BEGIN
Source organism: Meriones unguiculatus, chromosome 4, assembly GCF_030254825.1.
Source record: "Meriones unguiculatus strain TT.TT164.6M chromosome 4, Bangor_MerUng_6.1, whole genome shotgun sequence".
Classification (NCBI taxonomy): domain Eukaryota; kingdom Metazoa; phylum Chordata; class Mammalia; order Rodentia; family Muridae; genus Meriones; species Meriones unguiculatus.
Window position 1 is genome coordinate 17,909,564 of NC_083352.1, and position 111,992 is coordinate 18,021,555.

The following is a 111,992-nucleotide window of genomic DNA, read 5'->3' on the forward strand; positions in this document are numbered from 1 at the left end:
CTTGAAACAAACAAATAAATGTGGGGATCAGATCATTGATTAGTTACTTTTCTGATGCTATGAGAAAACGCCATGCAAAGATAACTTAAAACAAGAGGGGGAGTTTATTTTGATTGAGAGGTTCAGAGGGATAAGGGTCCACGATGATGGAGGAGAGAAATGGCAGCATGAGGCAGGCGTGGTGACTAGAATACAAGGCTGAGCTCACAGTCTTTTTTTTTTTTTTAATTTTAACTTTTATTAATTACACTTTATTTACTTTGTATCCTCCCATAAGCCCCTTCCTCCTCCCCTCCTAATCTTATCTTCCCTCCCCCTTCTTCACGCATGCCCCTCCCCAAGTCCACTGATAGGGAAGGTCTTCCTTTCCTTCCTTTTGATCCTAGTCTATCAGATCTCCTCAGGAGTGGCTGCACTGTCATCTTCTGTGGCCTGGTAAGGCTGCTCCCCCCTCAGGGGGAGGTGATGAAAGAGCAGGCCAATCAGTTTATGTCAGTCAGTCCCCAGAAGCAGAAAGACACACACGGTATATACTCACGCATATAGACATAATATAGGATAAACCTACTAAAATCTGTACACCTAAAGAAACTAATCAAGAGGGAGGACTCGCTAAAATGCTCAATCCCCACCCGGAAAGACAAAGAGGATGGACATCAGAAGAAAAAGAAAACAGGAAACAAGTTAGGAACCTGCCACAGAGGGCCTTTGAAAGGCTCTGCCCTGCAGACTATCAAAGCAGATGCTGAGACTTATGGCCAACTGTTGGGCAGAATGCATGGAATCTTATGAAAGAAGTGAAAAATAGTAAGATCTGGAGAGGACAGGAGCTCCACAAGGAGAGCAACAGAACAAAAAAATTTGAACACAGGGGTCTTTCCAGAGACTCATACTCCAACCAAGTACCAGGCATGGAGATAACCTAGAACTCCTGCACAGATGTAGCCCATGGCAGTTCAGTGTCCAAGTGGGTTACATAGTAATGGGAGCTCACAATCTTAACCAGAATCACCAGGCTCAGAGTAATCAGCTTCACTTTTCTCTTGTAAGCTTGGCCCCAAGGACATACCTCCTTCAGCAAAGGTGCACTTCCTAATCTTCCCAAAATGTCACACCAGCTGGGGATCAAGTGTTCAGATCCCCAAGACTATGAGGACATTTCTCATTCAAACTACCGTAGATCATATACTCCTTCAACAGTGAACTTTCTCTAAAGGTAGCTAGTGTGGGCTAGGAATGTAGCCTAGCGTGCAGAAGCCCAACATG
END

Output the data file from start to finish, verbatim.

Source organism: Meriones unguiculatus, chromosome 4, assembly GCF_030254825.1.
Source record: "Meriones unguiculatus strain TT.TT164.6M chromosome 4, Bangor_MerUng_6.1, whole genome shotgun sequence".
Classification (NCBI taxonomy): domain Eukaryota; kingdom Metazoa; phylum Chordata; class Mammalia; order Rodentia; family Muridae; genus Meriones; species Meriones unguiculatus.
Window position 1 is genome coordinate 17,909,564 of NC_083352.1, and position 111,992 is coordinate 18,021,555.

The following is a 111,992-nucleotide window of genomic DNA, read 5'->3' on the forward strand; positions in this document are numbered from 1 at the left end:
CTTGAAACAAACAAATAAATGTGGGGATCAGATCATTGATTAGTTACTTTTCTGATGCTATGAGAAAACGCCATGCAAAGATAACTTAAAACAAGAGGGGGAGTTTATTTTGATTGAGAGGTTCAGAGGGATAAGGGTCCACGATGATGGAGGAGAGAAATGGCAGCATGAGGCAGGCGTGGTGACTAGAATACAAGGCTGAGCTCACAGTCTTTTTTTTTTTTTTAATTTTAACTTTTATTAATTACACTTTATTTACTTTGTATCCTCCCATAAGCCCCTTCCTCCTCCCCTCCTAATCTTATCTTCCCTCCCCCTTCTTCACGCATGCCCCTCCCCAAGTCCACTGATAGGGAAGGTCTTCCTTTCCTTCCTTTTGATCCTAGTCTATCAGATCTCCTCAGGAGTGGCTGCACTGTCATCTTCTGTGGCCTGGTAAGGCTGCTCCCCCCTCAGGGGGAGGTGATGAAAGAGCAGGCCAATCAGTTTATGTCAGTCAGTCCCCAGAAGCAGAAAGACACACACGGTATATACTCACGCATATAGACATAATATAGGATAAACCTACTAAAATCTGTACACCTAAAGAAACTAATCAAGAGGGAGGACTCGCTAAAATGCTCAATCCCCACCCGGAAAGACAAAGAGGATGGACATCAGAAGAAAAAGAAAACAGGAAACAAGTTAGGAACCTGCCACAGAGGGCCTTTGAAAGGCTCTGCCCTGCAGACTATCAAAGCAGATGCTGAGACTTATGGCCAACTGTTGGGCAGAATGCATGGAATCTTATGAAAGAAGTGAAAAATAGTAAGATCTGGAGAGGACAGGAGCTCCACAAGGAGAGCAACAGAACAAAAAAATTTGAACACAGGGGTCTTTCCAGAGACTCATACTCCAACCAAGTACCAGGCATGGAGATAACCTAGAACTCCTGCACAGATGTAGCCCATGGCAGTTCAGTGTCCAAGTGGGTTACATAGTAATGGGAGCTCACAATCTTAACCAGAATCACCAGGCTCAGAGTAATCAGCTTCACTTTTCTCTTGTAAGCTTGGCCCCAAGGACATACCTCCTTCAGCAAAGGTGCACTTCCTAATCTTCCCAAAATGTCACACCAGCTGGGGATCAAGTGTTCAGATCCCCAAGACTATGAGGACATTTCTCATTCAAACTACCGTAGATCATATACTCCTTCAACAGTGAACTTTCTCTAAAGGTAGCTAGTGTGGGCTAGGAATGTAGCCTAGCGTGCAGAAGCCCAACATG